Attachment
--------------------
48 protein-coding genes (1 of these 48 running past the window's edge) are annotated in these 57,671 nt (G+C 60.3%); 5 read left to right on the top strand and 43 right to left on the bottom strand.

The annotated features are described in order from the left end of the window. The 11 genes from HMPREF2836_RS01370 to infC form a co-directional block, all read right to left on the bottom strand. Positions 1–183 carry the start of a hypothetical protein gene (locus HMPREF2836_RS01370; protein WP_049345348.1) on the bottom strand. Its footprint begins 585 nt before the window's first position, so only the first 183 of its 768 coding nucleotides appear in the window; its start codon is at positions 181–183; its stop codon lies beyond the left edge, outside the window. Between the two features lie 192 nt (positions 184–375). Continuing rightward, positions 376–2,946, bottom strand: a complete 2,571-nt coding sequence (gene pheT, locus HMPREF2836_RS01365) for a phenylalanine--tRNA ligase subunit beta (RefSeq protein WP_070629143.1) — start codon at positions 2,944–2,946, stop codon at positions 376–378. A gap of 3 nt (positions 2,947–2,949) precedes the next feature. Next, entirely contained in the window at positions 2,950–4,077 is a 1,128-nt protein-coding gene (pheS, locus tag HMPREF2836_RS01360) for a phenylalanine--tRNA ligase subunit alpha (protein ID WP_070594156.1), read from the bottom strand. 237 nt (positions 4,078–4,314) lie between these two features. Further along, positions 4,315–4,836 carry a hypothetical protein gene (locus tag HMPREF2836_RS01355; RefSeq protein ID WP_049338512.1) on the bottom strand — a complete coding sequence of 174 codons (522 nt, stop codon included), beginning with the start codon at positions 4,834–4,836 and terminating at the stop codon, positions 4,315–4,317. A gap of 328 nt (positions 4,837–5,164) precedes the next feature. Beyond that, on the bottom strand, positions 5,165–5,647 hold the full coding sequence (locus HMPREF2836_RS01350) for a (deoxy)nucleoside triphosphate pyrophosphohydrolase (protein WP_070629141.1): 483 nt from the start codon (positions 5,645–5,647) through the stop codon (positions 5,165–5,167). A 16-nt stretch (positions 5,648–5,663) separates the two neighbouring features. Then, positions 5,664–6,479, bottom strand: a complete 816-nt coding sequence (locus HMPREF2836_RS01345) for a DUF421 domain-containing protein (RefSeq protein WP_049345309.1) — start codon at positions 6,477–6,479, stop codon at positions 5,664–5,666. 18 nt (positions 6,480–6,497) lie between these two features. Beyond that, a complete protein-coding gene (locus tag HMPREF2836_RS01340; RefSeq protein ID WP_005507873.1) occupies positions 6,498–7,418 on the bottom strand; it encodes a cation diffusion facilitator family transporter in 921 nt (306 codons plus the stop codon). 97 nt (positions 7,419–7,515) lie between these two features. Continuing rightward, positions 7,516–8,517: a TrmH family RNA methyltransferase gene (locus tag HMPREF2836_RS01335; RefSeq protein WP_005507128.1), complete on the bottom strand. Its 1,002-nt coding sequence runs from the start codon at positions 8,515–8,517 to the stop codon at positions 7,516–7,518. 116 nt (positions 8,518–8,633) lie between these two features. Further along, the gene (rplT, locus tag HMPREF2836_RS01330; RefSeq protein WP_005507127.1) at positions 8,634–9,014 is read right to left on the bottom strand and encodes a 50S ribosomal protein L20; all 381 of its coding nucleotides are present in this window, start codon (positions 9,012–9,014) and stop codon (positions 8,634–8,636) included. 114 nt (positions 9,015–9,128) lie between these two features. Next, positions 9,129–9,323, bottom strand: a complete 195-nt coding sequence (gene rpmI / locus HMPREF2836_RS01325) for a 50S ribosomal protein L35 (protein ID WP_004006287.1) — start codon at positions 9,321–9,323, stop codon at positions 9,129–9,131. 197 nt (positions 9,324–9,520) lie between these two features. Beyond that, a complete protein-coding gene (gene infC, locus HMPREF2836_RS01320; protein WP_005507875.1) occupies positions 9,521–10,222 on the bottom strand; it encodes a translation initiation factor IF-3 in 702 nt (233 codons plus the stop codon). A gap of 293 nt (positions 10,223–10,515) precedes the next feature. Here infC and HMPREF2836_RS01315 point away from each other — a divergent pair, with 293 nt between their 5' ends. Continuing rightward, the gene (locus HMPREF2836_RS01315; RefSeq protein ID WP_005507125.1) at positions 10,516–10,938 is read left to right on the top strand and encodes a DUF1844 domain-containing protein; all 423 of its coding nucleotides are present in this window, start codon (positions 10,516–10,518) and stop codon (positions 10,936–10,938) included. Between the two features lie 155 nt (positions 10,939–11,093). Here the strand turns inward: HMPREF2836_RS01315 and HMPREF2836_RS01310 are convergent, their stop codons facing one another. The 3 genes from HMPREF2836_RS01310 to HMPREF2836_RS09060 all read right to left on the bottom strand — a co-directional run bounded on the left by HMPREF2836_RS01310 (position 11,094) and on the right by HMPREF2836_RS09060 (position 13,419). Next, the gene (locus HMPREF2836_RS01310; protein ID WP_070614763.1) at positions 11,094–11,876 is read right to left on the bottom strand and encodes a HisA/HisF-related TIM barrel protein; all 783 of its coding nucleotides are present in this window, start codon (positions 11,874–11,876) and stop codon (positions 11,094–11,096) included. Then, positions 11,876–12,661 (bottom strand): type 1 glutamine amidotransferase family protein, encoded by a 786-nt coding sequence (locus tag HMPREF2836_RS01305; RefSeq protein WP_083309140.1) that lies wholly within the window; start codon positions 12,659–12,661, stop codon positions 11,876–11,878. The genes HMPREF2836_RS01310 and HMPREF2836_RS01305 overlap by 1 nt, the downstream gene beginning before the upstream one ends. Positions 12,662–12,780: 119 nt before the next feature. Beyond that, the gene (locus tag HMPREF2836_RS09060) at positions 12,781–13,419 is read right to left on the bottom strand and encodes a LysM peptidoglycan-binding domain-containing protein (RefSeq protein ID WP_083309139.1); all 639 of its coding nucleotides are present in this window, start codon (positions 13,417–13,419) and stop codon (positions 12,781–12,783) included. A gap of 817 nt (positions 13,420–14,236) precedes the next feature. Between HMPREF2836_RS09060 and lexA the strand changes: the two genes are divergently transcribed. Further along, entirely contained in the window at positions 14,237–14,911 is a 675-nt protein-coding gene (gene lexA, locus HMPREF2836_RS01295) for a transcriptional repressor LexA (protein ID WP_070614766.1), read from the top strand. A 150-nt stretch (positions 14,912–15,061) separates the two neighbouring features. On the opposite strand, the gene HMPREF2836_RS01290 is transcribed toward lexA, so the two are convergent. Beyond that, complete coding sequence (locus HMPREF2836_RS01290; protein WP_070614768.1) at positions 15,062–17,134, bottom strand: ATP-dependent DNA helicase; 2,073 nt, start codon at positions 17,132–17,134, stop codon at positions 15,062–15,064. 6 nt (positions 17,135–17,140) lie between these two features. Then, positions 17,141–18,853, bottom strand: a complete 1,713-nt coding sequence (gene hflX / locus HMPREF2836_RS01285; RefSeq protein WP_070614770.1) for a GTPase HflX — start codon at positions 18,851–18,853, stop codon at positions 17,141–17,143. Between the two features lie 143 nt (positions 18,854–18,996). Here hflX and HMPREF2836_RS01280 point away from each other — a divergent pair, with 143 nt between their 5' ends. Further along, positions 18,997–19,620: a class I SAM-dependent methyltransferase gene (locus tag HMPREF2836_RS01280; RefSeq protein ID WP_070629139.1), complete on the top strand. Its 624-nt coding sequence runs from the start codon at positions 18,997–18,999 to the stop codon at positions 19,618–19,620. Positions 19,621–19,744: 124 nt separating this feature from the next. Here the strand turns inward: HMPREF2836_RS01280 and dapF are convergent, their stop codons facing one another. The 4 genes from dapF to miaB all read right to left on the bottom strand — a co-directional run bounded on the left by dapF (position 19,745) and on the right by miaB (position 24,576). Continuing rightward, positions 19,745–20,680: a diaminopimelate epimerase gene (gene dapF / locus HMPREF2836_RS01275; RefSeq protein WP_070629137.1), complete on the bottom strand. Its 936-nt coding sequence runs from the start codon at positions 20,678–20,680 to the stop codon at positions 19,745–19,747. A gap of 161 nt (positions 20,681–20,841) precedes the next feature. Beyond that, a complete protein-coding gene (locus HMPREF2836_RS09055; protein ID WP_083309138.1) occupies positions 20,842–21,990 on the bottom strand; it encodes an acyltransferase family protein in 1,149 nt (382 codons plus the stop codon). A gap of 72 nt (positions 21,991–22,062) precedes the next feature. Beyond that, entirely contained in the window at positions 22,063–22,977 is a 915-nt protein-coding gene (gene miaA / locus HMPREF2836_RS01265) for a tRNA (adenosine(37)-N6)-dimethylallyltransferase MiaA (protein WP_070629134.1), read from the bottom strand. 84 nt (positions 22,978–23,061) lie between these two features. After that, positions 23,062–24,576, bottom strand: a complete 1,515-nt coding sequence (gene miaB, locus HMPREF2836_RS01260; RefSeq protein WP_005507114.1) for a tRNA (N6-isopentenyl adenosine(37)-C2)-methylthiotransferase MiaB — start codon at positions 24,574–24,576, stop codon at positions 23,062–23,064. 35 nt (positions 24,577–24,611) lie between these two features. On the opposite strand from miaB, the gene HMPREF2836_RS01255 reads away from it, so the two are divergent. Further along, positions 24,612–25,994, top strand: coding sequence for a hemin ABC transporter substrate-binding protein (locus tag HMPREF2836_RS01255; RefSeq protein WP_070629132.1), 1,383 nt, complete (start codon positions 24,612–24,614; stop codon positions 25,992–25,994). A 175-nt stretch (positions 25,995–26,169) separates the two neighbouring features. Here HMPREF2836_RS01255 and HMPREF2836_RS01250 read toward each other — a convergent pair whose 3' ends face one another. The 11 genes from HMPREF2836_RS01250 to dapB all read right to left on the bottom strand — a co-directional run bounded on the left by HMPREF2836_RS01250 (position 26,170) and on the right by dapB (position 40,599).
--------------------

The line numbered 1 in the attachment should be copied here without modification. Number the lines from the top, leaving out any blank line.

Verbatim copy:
48 protein-coding genes (1 of these 48 running past the window's edge) are annotated in these 57,671 nt (G+C 60.3%); 5 read left to right on the top strand and 43 right to left on the bottom strand.